Americans for Democratic Action calls upon the government of the United States to take strong action, in its international and domestic policies to support further research into and development of new standards and methods for improving the lives of women throughout the world. Such action may include, but not be limited to:

  1. Providing financial support for organizations addressing women's human rights;
  2. Ratifying (or passing) and adhering to, and enforcing, all new and existing legislation protected women's universal human rights, such as the Beijing Plus Five Conference, the Convention on the Elimination of all Forms of Discrimination Against Women, and the Equal Rights Amendment;
  3. Providing adequate, effective, and affordable options which will allow women to escape abusive domestic or workplace situations, and ensure continued support to those women in their efforts to permanently protect themselves against violence. Fully implementing the measures outlined by Congress in the Violence Against Women (VAW) Act and thereby giving the Office greater visibility and independence would contribute to this;
  4. Supporting legislation to protect women from trafficking, and support victims of such crimes in efforts to rebuild their lives;
  5. Prosecuting offenses against women within and surrounding military life and action, including recognizing sexual assault committed by soldiers during war as crimes of war and submitting such cases to the authority of the International War Crimes Tribunal;
  6. Recognizing the specific damaging effects on women of certain free trade agreements and economic restructuring programs (such as those determined by the World Bank, the IMF, NAFTA, or FTAA). The disproportionate impact of such programs on women's lives must be given an appropriately high priority in the United State's decisions to participate in them. Labor rights should be made part of the agreements;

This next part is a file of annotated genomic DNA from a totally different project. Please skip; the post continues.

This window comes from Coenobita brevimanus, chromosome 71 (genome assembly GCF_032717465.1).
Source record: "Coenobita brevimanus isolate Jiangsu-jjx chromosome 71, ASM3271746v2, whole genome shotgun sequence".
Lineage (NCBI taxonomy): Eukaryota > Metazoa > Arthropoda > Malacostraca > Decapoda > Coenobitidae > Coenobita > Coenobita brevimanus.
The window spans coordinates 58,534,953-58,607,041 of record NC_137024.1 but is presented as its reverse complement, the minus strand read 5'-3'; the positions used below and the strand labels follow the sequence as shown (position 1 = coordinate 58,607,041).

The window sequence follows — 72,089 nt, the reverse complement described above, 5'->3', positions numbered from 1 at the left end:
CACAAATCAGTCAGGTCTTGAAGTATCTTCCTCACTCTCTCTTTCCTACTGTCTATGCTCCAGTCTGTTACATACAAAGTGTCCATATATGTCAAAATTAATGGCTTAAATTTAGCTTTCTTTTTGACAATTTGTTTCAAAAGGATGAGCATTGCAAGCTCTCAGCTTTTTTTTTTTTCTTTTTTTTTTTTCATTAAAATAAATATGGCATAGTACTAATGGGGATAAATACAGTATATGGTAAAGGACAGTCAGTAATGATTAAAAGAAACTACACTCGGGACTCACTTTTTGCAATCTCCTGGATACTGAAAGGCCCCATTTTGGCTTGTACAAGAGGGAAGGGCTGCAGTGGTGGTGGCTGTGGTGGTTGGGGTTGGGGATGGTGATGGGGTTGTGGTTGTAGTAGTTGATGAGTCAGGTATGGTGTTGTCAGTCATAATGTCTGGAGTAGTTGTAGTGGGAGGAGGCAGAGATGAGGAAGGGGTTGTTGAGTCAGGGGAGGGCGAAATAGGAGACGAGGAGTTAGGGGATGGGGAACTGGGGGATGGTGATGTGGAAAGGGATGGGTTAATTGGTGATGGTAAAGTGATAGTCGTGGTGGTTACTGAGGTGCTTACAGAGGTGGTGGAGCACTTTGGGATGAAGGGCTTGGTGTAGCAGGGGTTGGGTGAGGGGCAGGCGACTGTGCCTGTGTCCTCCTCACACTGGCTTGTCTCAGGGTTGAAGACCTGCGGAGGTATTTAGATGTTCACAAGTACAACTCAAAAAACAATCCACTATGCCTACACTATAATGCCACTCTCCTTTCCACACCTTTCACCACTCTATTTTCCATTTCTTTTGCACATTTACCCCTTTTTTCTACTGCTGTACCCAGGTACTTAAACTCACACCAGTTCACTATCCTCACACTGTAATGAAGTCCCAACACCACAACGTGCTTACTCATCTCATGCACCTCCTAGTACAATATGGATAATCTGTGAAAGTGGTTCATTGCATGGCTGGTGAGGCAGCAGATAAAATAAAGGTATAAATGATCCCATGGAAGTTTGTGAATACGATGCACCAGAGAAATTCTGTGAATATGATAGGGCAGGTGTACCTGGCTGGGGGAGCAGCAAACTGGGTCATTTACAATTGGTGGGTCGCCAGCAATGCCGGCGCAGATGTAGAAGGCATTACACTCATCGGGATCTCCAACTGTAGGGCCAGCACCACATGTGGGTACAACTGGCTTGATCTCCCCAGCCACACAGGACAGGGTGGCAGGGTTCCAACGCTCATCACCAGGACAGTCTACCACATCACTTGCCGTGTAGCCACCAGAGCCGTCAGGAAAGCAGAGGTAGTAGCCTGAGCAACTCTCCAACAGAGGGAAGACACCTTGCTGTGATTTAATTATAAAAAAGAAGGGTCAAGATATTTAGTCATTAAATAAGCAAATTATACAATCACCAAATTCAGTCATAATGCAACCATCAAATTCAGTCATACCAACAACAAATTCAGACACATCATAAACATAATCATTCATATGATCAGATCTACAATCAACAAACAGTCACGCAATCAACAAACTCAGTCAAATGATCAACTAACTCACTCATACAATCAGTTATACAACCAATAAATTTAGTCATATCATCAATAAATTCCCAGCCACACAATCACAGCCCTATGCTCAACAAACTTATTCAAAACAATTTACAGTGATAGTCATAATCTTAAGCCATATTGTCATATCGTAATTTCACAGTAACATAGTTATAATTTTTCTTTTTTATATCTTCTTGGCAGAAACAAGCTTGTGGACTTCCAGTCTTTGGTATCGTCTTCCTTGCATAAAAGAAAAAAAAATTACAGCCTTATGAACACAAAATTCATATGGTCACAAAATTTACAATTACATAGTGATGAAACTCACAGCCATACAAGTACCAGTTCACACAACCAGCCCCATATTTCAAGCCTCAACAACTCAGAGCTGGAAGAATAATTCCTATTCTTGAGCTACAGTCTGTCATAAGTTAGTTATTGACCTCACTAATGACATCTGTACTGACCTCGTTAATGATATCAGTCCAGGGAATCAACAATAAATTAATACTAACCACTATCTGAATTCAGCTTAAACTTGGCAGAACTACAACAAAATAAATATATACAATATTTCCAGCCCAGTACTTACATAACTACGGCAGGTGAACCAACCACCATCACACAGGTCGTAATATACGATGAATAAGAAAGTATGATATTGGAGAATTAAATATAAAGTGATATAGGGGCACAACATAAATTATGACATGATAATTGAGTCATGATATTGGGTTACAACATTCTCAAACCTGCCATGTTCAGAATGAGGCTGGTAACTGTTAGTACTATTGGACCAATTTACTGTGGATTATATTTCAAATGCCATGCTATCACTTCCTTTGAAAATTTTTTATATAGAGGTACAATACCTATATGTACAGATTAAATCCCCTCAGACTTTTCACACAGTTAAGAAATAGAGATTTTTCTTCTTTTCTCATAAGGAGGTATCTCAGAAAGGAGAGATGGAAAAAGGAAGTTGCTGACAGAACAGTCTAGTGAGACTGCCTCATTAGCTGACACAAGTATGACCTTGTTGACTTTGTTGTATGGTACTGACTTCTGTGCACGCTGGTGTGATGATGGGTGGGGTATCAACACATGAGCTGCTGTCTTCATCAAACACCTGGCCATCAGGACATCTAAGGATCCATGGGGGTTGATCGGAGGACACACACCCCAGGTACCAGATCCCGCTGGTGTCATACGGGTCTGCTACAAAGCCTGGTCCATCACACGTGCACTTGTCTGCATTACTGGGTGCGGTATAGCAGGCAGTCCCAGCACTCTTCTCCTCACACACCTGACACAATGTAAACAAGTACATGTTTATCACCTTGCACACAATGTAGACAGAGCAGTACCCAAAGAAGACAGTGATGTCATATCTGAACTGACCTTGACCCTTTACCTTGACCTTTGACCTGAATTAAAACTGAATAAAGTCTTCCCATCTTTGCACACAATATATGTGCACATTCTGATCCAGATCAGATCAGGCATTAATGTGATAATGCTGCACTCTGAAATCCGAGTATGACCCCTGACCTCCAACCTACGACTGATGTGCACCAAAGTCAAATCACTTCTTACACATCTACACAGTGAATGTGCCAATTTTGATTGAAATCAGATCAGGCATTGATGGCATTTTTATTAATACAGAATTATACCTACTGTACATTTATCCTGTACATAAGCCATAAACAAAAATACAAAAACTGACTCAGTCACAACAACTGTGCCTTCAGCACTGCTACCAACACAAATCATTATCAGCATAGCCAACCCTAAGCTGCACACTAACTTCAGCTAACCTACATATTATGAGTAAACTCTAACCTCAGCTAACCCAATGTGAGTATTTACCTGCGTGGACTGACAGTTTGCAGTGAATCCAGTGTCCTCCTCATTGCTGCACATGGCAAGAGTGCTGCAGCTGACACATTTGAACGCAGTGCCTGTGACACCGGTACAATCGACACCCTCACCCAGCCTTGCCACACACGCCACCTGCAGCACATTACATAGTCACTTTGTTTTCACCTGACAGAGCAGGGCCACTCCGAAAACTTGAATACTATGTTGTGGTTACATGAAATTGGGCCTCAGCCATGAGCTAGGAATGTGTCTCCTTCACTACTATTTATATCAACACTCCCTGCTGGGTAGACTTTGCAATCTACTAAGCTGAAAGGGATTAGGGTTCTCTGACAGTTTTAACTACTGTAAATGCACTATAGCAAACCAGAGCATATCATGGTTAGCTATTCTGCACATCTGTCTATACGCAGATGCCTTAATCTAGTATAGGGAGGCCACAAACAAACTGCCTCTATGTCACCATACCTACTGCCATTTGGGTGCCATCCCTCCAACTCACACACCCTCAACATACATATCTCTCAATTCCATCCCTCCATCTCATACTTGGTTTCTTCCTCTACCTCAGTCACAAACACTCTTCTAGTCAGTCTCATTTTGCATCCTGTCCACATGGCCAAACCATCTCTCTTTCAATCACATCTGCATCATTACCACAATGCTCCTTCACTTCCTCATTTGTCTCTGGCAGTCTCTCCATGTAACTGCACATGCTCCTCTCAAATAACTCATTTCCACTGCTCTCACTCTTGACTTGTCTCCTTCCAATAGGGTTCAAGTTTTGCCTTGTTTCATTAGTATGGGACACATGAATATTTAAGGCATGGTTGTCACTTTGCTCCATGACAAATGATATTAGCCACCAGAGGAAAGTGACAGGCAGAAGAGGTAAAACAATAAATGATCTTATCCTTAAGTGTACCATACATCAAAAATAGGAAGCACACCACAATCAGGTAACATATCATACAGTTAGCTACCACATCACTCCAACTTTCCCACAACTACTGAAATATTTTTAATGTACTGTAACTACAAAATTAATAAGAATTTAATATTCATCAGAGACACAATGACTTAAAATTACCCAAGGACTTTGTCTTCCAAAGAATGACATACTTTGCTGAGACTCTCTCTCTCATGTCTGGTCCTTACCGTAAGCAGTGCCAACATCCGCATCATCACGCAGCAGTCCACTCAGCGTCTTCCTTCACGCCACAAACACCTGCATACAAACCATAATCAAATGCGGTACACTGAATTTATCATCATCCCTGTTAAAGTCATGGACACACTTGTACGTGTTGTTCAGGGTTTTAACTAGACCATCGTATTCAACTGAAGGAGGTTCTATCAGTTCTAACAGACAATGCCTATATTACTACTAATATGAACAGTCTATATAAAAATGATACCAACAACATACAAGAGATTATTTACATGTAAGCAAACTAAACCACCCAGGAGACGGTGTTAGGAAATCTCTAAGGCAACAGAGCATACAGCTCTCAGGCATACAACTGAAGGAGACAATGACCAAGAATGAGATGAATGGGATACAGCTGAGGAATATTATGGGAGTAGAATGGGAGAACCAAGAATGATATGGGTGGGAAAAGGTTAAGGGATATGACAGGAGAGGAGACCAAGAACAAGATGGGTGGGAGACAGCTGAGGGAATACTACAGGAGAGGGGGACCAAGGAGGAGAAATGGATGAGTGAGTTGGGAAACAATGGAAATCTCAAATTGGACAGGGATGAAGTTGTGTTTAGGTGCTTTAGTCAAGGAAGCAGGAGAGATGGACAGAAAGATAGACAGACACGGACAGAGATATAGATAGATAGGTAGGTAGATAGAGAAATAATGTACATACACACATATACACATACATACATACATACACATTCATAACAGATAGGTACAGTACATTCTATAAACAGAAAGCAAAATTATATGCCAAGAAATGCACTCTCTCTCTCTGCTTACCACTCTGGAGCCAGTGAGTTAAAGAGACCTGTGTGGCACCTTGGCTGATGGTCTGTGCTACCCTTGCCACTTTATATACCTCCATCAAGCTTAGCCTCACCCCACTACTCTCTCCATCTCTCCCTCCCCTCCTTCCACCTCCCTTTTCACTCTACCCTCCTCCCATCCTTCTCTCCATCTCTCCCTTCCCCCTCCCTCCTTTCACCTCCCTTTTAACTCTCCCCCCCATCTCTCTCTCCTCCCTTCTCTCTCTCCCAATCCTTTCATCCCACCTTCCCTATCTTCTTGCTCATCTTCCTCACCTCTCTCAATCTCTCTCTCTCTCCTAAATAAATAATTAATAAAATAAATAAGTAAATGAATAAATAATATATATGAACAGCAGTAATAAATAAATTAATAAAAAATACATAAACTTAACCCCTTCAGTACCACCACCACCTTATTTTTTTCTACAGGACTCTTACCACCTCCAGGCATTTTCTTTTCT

7. Renegotiating, reconfiguring and rejecting, if necessary, international agreements, treaties, and programs supported by the United States' government where they fail to safeguard against atrocities or worsening conditions for women;
  8. Considering the condition of women within countries with whom the United States maintains diplomatic or trade relations, in determining U.S. policy toward that country and the nature of that relationship.
  9. Americans for Democratic Action urges bold, comprehensive, and far-reaching actions in order to affect the lives of women. Actions must not fall short of achieving actual change by deferring to cultural or political institutions and customs that oppress women. Women's freedom to fully enjoy their human rights requires legal, political, social, and economic change. It requires every nation to consider whether each of its foreign, military, economic, and domestic decisions may adversely impact women disproportionately due to existing structural inequalities. Americans for Democratic Action charges the United States government to take the lead in eliminating gender-based inequality and in alleviating the suffering of more than half the world's population.


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No. 473
Foreign and Military Policy Commission